Today I’d like to share a simple multithreading trick you can use to minimize “bubbles” in your pipeline. “Simple” because it applies mostly to “oldschool” threading systems, ie. the ones with main thread concept that kicks jobs and eventually flushes them. Cool kids using proper task graphs where everything just flows beautifully should not need it. Imagine we have a simple scenario, our thread produces some work, continues with whatever it’s doing, eventually waits for the job to finish (ideally this overlaps the work from previous point, so not much to do here) and processes results.

Zig pathtracer

If you’ve been reading this blog for a bit, you might know that when I experiment with new programming languages, I like to write a simple pathtracer, to get a better “feel”. It’s very much based on smallpt (99-line pathtracer in C++), but I do not want to make it as short as possible. I am more interested in how easily I can get it to run and what language ‘features’ I can use.

A debugger barrier

I’ve recently been asked by a friend for a little help with debugging a problem he was running into. Occasionally the program would freeze while trying to process a chunk of data and never moved on to the next one. Application is heavily threaded and processing is done by thread B, while thread A does its own job and periodically checks if work has been finished. If so, it sends it for further transformations and queues more work for thread B.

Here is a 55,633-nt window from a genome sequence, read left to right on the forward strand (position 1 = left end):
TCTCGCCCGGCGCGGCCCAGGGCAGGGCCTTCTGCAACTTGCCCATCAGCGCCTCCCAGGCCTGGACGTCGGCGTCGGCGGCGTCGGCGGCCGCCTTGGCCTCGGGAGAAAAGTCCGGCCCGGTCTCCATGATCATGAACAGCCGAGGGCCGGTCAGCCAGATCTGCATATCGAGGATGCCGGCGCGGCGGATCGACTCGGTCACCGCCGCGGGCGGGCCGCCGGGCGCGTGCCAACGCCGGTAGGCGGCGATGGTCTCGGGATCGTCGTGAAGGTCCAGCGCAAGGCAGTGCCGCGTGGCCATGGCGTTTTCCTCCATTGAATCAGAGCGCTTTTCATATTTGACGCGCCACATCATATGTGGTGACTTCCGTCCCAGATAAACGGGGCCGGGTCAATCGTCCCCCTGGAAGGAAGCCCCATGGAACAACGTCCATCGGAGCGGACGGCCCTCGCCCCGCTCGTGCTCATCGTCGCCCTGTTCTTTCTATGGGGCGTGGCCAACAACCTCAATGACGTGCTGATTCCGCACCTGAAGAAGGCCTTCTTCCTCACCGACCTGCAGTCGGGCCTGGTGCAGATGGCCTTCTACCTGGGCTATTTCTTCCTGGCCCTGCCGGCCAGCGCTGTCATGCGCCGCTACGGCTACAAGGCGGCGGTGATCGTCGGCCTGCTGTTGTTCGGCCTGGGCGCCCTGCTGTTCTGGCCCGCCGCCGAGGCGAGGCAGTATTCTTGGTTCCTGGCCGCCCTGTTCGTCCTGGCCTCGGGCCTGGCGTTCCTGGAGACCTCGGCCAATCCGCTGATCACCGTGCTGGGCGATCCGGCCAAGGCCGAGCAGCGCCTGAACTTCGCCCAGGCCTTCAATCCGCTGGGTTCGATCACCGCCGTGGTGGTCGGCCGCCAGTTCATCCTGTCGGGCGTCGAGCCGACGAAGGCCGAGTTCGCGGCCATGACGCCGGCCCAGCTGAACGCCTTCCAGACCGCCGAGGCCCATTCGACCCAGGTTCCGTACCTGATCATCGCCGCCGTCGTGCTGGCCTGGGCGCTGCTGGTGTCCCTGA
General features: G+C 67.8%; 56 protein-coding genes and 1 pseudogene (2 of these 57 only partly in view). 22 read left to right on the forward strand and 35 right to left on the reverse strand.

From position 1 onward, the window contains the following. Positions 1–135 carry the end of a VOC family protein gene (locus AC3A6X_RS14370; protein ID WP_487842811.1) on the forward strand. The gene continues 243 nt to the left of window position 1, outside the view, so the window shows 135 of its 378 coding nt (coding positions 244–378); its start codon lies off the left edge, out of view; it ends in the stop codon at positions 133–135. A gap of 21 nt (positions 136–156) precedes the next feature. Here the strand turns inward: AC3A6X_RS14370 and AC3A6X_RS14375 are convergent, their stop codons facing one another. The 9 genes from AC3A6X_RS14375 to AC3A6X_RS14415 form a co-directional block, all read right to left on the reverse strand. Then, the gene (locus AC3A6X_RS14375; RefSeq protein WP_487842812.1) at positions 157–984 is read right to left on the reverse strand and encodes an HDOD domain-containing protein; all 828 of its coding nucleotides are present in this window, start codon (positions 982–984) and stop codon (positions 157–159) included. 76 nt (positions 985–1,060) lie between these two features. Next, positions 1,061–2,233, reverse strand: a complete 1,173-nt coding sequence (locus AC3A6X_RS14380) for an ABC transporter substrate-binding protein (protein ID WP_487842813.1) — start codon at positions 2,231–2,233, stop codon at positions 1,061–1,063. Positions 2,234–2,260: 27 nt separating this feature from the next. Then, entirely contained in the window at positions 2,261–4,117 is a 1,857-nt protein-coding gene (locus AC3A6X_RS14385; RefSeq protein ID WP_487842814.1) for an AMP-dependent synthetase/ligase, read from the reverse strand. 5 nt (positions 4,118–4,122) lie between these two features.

Grafana for dummies

Grafana is a very popular “analytics platform” or in more professional terms - a system to create pretty graphs. It’s very popular for monitoring system metrics, but really can be used for any timeseries data. It supports plethora of data sources and there is a decent chance you can use one of the off-the-shelf solutions to do 99% of the work for you (for example for some basic system metrics, especially on Linux).

Microcorruption writeup

Microcorruption is my ongoing “distraction” – it’s an online CTF. I’m way late to the party and have been doing it on and off since… 2013. How does it work exactly? To use their own description: “tl;dr: Given a debugger and a device, find an input that unlocks it. Solve the level with that input. You’ve been given access to a device that controls a lock. Your job: defeat the lock by exploiting bugs in the device’s code.

API granularity

I’d be the first to admit I don’t have much experience designing public APIs. I typically work on code that’s fairly specific to the game we’re making and while some of it is expected to be reused, our potential user pool is very limited, we’re still talking just one team, so <40 people and definitely not thousands. I’m still successfully using some little utilities/helpers I designed/coded 10+ years ago, but every now and then I run into a situation where decisions taken back then catch up with me and force to rewrite the API.

Ranged based "for" story

Consider the following, seemingly innocent (and completely made up) fragment of code: typedef std::map<int, std::string> MyMap; void foo(const MyMap& m) { for(const std::pair<int, std::string>& i : m) { if(i.first) { printf("%s\n", i.second.c_str()); } } } Looks simple enough, right? Just iterate over all elements of the map and print the value for non-zero keys. We use range-based for construct, use references, so do not expect any copies. Let’s just quickly make sure it all works as expected and consult Compiler Explorer.